Wednesday, June 3, 2009

Old Postcard Wednesday--Finland Sheep Grazing

The bottom of the back attributes the photograph(er) to:

Partial translation of the front of postcard is Finland Sheep grazing. I've been unable to find a translation for the phrase "Får på bete."

Since this is Conan O'Brien's big week taking the helm of The Tonight Show, I thought it only fitting to post this clip of his appearance on the Finnish show, Huomenta Suomi (Good Morning Finland) on Feb. 14, 2006. After making much fun over his resemblance to Finland's president, Tarja Halonen, he traveled to Finland to meet her and greet the people. Here's that famous morph of O'Brien into Halonen .....

Kiitos käynnistä vanhojen Postikortti keskiviikko!
(According to Google translate that means Thank you for visiting
on Old Postcard Wednesday



Science Bloggers Association said...

Nice Blog. Congrats.
-Zakir Ali ‘Rajnish’
{ Secretary-TSALIIM & SBAI }

[ Editor- Children’s Poem
& Adult’s Poem ]

Sarah Sofia Ganborg said...

I love the postcard! It's so pretty!
So you still speak Finnish?
Didn't know that and it's not an easy language at all!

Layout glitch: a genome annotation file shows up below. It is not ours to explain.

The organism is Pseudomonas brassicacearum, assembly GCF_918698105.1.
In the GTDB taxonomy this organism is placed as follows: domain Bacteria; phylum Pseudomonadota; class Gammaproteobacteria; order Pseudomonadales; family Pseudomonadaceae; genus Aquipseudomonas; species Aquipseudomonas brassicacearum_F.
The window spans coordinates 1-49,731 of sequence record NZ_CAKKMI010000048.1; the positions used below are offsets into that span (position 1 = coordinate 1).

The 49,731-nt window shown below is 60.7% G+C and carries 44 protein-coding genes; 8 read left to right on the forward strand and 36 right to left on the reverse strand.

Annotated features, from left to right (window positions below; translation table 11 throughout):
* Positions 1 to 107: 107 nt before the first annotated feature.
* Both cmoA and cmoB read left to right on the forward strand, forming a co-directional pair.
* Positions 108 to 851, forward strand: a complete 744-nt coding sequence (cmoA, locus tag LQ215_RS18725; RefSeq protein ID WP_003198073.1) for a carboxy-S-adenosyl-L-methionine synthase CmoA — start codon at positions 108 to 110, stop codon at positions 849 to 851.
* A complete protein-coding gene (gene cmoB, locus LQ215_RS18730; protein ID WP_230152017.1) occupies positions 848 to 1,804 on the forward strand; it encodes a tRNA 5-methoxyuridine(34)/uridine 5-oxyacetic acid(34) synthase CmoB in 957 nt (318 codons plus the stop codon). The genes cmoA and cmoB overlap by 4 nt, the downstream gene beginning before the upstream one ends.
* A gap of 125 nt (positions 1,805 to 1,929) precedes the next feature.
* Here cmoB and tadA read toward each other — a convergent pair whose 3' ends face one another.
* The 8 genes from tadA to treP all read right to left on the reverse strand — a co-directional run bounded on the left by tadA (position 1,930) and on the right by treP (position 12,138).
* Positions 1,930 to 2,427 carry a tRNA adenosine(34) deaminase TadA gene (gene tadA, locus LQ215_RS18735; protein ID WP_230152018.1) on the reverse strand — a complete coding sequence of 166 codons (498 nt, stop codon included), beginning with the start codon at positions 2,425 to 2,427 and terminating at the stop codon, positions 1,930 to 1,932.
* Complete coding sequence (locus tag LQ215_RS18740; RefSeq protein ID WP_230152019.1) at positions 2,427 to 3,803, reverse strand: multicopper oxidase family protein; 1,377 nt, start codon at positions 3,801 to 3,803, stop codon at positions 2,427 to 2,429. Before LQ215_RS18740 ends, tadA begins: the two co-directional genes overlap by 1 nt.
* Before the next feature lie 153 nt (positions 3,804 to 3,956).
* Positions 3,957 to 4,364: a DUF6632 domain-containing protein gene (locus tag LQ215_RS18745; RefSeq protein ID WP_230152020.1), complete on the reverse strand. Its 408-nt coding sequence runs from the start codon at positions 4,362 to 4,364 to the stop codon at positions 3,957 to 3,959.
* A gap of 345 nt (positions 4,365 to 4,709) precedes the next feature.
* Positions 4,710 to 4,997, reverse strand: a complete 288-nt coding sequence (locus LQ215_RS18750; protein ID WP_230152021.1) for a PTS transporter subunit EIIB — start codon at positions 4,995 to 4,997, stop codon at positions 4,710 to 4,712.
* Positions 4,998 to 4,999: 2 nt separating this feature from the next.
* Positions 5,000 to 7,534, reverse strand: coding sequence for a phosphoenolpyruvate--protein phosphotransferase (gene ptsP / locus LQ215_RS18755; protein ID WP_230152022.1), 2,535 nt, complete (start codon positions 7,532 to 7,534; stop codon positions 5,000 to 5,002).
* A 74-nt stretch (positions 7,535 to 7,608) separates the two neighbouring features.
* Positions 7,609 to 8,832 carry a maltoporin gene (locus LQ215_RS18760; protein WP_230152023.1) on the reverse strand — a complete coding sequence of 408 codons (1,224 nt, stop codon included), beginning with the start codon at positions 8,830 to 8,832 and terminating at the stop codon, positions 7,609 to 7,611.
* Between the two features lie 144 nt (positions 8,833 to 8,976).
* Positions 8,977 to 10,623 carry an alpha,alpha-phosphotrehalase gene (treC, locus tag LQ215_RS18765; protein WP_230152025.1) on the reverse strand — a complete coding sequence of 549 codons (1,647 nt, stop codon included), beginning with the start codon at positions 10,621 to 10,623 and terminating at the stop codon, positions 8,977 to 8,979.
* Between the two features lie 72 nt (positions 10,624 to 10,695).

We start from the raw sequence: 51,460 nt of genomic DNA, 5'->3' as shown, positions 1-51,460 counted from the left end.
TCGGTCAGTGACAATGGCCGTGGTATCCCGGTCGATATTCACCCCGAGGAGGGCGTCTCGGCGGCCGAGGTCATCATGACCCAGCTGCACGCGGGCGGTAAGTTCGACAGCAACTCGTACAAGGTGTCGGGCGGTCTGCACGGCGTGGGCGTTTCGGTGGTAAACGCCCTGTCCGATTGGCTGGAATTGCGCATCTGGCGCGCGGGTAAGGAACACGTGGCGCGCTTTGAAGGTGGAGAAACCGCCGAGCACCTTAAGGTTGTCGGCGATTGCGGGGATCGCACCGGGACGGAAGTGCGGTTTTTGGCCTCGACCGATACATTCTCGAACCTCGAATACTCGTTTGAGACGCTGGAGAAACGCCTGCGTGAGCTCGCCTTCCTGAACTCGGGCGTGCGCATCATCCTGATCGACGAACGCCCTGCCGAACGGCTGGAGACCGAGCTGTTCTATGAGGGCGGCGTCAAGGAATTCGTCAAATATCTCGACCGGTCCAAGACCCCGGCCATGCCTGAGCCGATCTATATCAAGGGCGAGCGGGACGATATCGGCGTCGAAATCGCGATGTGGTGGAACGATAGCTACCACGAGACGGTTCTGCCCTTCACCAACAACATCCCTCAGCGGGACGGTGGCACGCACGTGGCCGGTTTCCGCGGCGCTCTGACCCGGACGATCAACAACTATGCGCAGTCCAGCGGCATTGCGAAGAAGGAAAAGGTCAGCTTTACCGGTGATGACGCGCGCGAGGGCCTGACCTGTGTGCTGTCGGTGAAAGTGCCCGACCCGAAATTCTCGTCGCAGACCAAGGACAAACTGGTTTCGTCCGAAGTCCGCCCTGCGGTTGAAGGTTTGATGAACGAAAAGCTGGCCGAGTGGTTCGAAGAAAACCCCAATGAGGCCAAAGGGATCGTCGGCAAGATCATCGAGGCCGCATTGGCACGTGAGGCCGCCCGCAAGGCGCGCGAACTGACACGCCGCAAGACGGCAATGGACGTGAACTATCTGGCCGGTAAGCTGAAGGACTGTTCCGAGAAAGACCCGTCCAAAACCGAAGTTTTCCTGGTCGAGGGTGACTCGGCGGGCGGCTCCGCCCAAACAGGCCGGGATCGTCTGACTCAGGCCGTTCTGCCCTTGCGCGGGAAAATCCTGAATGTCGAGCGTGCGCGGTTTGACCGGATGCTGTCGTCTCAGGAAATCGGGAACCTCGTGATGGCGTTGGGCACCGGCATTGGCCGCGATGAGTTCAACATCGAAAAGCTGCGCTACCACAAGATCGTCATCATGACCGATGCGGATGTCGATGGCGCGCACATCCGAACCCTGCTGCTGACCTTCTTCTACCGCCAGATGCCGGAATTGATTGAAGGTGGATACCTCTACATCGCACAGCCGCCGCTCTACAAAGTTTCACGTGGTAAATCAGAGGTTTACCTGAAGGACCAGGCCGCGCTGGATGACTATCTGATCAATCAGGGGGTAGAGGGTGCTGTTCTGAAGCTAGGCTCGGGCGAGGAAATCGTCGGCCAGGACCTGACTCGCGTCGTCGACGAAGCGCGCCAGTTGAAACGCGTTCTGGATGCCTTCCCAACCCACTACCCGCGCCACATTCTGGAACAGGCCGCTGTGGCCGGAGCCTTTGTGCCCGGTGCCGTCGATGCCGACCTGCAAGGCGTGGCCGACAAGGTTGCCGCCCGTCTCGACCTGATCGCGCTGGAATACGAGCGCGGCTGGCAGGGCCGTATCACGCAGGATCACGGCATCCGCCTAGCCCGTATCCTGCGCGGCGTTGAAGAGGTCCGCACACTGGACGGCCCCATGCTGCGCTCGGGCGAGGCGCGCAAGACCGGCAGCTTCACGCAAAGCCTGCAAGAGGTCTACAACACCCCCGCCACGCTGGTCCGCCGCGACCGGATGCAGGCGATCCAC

You might wanna look at these two entries, perhaps you like the pic. We'rve just been to Finland and Norway and Sweden...

Don't Feed The Pixies said...

Since you're post is about Finland you really aught to have quoted, or have a listen to, the monty python song "Finland"

All together finland fire...

Finland finland finland,
the country where i quite like to be...

Darlene said...

Conan and Tarja really do look alike.

I wish Conan good luck, but will not see him. I can't stay awake beyond 10 pm and some nights I don't make it that late. ;-)

Looking to the Stars said...

Lydia, Love the postcard!
Hope Conan does well on his new job :) the few times I've heard him I've enjoyed him

the watercats said...

Every time I come here I recieve new piles of semi-useless information!.. That is a very, very good thing.. [:-D

Lydia said...

@Science Bloggers Association- Congrats to you, I'm sure.

@Sarah Sofia- Oh, I have never spoken Finnish! For this post I used Google translator. Thank you for directing me to your posts about your visit to Finland. I know I'll enjoy them (my grandfather was from Lapland).

@Pixies- What a riot to learn that there's a Monty Python song about Finland. Had no idea. This will be fun to hear. :)